Global Warming Merits Widespread Moral Outrage Essay

Global Warming Disaster Merits Widespread Moral Outrage

Global warming will take its toll of human life to the tune of hundreds of thousands every year. According to John Broome–the Chair of Moral Philosophy at Oxford–these unfortunate victims of society’s next big challenge will die by three main causes: heat waves, expansion of tropical diseases to temperate latitudes, and increased flooding. And yet many of my fellow EEB (ecology and evolutionary biology) grad students felt that the direct loss of life was a pittance in comparison with the indirect effects of global warming, such as the loss of ecosystem services caused by the devastation of the natural world and the social turmoil associated with the inundation of the many millions of homes by the rising oceans.

There are three paradoxes to the politics of global change, which together can only lead to the conclusion that the US government’s stance is horrendously unjust. The Bush stance to which I’m referring is the recent decision to withdraw completely from negotiations for the implementation of the Kyoto Protocol. By this international treaty, the Clinton administration had agreed to limit US emissions of CO2–the largest anthropogenic contributor to global warming–to 7% less than 1990 levels by 2007. Bush’s decision directly contradicted an explicit campaign promise to limit national emissions of air pollutants including carbon dioxide. This monumental decision enraged EU leaders and humiliated EPA director (ex-NJ Governor) Christie Whitman, who had just stated publicly that Bush would implement the Kyoto Protocol.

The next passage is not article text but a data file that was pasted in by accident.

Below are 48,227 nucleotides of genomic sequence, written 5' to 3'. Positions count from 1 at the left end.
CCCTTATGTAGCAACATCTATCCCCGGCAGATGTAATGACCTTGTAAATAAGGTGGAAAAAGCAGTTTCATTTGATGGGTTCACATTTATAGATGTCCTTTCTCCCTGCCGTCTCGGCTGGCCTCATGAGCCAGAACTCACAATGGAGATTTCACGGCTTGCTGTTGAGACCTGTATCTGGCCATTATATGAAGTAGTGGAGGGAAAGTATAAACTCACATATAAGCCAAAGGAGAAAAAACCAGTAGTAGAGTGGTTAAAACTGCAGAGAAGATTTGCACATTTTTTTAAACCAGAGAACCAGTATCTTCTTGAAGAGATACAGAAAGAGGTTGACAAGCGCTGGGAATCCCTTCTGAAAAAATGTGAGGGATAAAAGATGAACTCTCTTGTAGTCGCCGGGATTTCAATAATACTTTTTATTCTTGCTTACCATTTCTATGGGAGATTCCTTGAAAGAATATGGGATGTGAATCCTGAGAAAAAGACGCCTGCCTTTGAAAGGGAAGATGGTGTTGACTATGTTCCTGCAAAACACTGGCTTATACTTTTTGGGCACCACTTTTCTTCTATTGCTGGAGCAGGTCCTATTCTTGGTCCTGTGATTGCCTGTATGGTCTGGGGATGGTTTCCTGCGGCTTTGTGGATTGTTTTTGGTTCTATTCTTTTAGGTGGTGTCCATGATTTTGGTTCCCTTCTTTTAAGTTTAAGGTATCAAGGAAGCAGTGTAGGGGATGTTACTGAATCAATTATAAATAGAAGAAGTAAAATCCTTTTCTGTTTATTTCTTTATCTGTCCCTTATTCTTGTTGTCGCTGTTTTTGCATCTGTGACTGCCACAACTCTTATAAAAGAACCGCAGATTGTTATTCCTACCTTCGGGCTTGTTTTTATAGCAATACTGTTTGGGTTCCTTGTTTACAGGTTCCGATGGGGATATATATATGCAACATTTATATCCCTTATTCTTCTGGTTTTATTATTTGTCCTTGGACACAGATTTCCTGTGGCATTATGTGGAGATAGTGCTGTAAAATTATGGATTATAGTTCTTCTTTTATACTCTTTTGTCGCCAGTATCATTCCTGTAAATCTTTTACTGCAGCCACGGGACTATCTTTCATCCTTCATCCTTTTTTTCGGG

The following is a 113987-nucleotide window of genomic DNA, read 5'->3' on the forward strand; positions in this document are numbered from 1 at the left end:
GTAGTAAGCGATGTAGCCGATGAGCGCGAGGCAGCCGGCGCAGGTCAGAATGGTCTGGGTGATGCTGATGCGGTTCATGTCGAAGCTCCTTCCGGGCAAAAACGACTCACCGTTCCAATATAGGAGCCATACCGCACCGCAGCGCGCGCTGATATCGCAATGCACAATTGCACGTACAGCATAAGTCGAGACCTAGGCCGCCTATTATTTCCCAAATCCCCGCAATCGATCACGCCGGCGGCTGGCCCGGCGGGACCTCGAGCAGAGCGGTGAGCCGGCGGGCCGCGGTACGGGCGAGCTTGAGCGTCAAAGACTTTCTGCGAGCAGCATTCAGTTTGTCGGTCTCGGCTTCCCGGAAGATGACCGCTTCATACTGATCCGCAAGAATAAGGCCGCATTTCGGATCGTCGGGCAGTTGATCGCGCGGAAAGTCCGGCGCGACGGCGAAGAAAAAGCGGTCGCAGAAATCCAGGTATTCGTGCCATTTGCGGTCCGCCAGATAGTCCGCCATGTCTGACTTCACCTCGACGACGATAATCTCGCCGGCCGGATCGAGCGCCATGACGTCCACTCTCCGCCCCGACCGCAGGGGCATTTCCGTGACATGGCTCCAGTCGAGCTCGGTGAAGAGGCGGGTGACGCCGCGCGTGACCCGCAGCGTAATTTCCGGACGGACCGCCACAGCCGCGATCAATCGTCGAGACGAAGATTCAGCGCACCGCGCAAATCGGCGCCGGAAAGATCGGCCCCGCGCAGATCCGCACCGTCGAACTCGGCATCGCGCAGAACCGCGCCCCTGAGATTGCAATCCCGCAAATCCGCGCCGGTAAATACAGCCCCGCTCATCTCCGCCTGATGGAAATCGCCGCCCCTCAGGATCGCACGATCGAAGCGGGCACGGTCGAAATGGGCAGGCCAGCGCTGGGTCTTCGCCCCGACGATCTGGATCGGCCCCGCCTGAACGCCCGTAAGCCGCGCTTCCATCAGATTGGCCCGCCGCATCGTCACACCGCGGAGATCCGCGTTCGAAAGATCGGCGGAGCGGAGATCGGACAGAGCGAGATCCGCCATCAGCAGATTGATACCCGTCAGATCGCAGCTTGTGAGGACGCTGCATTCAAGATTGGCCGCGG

The first paradox is that Bush’s justification of the decision is that the Protocol is unfair to US because it does not explic…

… spend thousands of dollars to prevent their children contracting malaria as the plasmodium-carrying mosquitoes spread North? And what are we going to tell the many millions of Bangladeshis who will soon lose their lowland communities? I am going to tell them that I am deeply sorry, and that I fought the good fight. I will tell them that I refused to act as an apologist for indefensible American policies. I will tell them that I refused to partake in discussion of the finer points of emissions trading or carbon sink credits without first pointing out that the very basis for discussion is deeply unjust. This Earth Day, I am making a resolution not to legitimize Bush’s despicable climate change position by accepting the paradoxical assumptions upon which it is based. I invite you to join me–for the sake of future generations and disenfranchised people everywhere.

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